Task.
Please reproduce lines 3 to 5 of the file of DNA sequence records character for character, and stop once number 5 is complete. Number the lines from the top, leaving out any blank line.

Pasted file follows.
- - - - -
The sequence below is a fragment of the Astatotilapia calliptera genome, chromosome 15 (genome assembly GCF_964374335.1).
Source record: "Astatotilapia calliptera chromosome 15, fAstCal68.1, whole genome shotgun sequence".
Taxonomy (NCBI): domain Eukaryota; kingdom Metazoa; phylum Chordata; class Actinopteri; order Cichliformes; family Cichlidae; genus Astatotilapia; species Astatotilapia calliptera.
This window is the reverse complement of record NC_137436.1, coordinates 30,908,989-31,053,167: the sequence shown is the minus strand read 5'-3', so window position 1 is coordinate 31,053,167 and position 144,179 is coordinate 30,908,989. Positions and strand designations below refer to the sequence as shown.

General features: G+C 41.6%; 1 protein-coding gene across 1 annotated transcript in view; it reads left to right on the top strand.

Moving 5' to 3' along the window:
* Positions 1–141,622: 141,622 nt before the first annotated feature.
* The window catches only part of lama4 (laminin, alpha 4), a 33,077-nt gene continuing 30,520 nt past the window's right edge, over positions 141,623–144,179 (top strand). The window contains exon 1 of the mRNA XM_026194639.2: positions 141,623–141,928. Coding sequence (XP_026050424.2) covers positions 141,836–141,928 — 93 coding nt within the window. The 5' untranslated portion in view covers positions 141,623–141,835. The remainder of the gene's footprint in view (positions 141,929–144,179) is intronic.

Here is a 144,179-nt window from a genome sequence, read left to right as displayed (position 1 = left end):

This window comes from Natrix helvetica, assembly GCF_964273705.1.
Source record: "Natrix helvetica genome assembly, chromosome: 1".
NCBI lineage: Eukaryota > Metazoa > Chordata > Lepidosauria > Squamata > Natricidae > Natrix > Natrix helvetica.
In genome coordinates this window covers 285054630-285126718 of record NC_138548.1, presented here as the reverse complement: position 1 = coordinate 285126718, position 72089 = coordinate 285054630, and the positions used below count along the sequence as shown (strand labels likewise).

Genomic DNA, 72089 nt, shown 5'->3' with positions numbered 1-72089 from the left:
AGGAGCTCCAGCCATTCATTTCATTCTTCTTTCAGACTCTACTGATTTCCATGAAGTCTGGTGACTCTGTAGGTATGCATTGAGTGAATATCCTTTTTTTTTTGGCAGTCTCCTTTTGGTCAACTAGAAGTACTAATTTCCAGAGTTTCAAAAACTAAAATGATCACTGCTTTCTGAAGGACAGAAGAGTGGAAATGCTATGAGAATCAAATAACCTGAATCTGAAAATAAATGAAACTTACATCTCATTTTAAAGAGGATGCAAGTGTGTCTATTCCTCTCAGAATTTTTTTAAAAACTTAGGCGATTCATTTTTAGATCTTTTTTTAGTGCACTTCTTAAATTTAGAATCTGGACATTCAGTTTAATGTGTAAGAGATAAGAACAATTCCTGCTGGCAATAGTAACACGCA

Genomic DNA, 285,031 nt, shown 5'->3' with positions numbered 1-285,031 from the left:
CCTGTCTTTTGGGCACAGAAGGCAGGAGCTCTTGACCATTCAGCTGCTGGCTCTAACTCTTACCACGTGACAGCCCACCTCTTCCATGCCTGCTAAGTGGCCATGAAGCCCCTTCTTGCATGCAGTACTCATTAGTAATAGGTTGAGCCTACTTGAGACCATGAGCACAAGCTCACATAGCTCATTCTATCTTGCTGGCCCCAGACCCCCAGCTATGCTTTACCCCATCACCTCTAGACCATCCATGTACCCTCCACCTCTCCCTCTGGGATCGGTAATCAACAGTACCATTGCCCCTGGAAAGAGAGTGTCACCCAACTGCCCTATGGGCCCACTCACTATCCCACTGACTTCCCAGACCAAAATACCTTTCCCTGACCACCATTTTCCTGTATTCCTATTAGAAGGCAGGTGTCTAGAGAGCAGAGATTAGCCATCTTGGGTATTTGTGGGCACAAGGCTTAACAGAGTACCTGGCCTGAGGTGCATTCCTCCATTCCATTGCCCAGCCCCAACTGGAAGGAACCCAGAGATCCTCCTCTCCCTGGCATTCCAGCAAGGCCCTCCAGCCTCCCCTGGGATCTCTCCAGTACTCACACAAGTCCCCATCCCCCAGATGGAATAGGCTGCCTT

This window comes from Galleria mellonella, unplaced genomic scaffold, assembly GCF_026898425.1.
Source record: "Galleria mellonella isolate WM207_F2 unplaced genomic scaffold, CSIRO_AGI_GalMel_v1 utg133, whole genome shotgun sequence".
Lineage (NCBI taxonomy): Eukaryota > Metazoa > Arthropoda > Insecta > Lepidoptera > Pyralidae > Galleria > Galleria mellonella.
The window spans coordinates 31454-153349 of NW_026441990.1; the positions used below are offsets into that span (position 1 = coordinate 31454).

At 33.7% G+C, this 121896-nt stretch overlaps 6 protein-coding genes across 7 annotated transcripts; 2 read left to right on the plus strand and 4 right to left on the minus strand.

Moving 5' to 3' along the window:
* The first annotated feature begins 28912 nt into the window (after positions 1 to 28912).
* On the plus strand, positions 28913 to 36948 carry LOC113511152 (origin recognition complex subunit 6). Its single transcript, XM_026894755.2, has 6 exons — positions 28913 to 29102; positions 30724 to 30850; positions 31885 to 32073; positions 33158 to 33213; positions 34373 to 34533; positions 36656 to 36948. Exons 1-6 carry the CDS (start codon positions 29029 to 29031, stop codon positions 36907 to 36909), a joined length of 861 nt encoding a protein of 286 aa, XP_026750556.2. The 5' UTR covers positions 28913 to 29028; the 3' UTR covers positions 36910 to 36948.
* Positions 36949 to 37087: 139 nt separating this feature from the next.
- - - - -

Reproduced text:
Taxonomy (NCBI): domain Eukaryota; kingdom Metazoa; phylum Chordata; class Actinopteri; order Cichliformes; family Cichlidae; genus Astatotilapia; species Astatotilapia calliptera.
This window is the reverse complement of record NC_137436.1, coordinates 30,908,989-31,053,167: the sequence shown is the minus strand read 5'-3', so window position 1 is coordinate 31,053,167 and position 144,179 is coordinate 30,908,989. Positions and strand designations below refer to the sequence as shown.

General features: G+C 41.6%; 1 protein-coding gene across 1 annotated transcript in view; it reads left to right on the top strand.